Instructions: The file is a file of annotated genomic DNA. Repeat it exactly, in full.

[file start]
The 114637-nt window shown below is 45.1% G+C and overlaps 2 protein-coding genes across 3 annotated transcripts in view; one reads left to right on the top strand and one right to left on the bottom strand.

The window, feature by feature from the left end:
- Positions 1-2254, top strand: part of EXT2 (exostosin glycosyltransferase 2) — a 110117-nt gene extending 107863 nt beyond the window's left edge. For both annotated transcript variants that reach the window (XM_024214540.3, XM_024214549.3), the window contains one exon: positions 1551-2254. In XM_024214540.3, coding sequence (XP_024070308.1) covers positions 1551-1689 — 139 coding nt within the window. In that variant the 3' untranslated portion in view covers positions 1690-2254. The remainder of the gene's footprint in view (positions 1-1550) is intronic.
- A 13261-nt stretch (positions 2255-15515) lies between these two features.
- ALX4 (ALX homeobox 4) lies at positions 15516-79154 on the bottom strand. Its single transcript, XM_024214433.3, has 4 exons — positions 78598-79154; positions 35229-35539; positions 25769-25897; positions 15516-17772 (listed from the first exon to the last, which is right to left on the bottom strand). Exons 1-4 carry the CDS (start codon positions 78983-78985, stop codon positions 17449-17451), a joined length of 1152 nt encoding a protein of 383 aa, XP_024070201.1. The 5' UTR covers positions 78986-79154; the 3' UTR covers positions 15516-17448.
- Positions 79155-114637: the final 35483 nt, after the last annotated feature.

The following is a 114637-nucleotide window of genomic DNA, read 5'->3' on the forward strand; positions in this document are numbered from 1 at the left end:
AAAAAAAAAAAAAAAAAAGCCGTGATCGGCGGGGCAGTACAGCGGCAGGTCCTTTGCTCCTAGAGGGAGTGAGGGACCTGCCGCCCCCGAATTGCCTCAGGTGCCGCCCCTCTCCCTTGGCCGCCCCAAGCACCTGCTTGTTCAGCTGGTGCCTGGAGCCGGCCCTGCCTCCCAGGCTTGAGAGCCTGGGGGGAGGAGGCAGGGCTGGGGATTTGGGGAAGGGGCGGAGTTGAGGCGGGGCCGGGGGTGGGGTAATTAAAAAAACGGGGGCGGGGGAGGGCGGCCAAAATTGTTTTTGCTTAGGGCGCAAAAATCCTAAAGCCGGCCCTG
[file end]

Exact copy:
The 114637-nt window shown below is 45.1% G+C and overlaps 2 protein-coding genes across 3 annotated transcripts in view; one reads left to right on the top strand and one right to left on the bottom strand.

The window, feature by feature from the left end:
- Positions 1-2254, top strand: part of EXT2 (exostosin glycosyltransferase 2) — a 110117-nt gene extending 107863 nt beyond the window's left edge. For both annotated transcript variants that reach the window (XM_024214540.3, XM_024214549.3), the window contains one exon: positions 1551-2254. In XM_024214540.3, coding sequence (XP_024070308.1) covers positions 1551-1689 — 139 coding nt within the window. In that variant the 3' untranslated portion in view covers positions 1690-2254. The remainder of the gene's footprint in view (positions 1-1550) is intronic.
- A 13261-nt stretch (positions 2255-15515) lies between these two features.
- ALX4 (ALX homeobox 4) lies at positions 15516-79154 on the bottom strand. Its single transcript, XM_024214433.3, has 4 exons — positions 78598-79154; positions 35229-35539; positions 25769-25897; positions 15516-17772 (listed from the first exon to the last, which is right to left on the bottom strand). Exons 1-4 carry the CDS (start codon positions 78983-78985, stop codon positions 17449-17451), a joined length of 1152 nt encoding a protein of 383 aa, XP_024070201.1. The 5' UTR covers positions 78986-79154; the 3' UTR covers positions 15516-17448.
- Positions 79155-114637: the final 35483 nt, after the last annotated feature.

The following is a 114637-nucleotide window of genomic DNA, read 5'->3' on the forward strand; positions in this document are numbered from 1 at the left end:
AAAAAAAAAAAAAAAAAAGCCGTGATCGGCGGGGCAGTACAGCGGCAGGTCCTTTGCTCCTAGAGGGAGTGAGGGACCTGCCGCCCCCGAATTGCCTCAGGTGCCGCCCCTCTCCCTTGGCCGCCCCAAGCACCTGCTTGTTCAGCTGGTGCCTGGAGCCGGCCCTGCCTCCCAGGCTTGAGAGCCTGGGGGGAGGAGGCAGGGCTGGGGATTTGGGGAAGGGGCGGAGTTGAGGCGGGGCCGGGGGTGGGGTAATTAAAAAAACGGGGGCGGGGGAGGGCGGCCAAAATTGTTTTTGCTTAGGGCGCAAAAATCCTAAAGCCGGCCCTG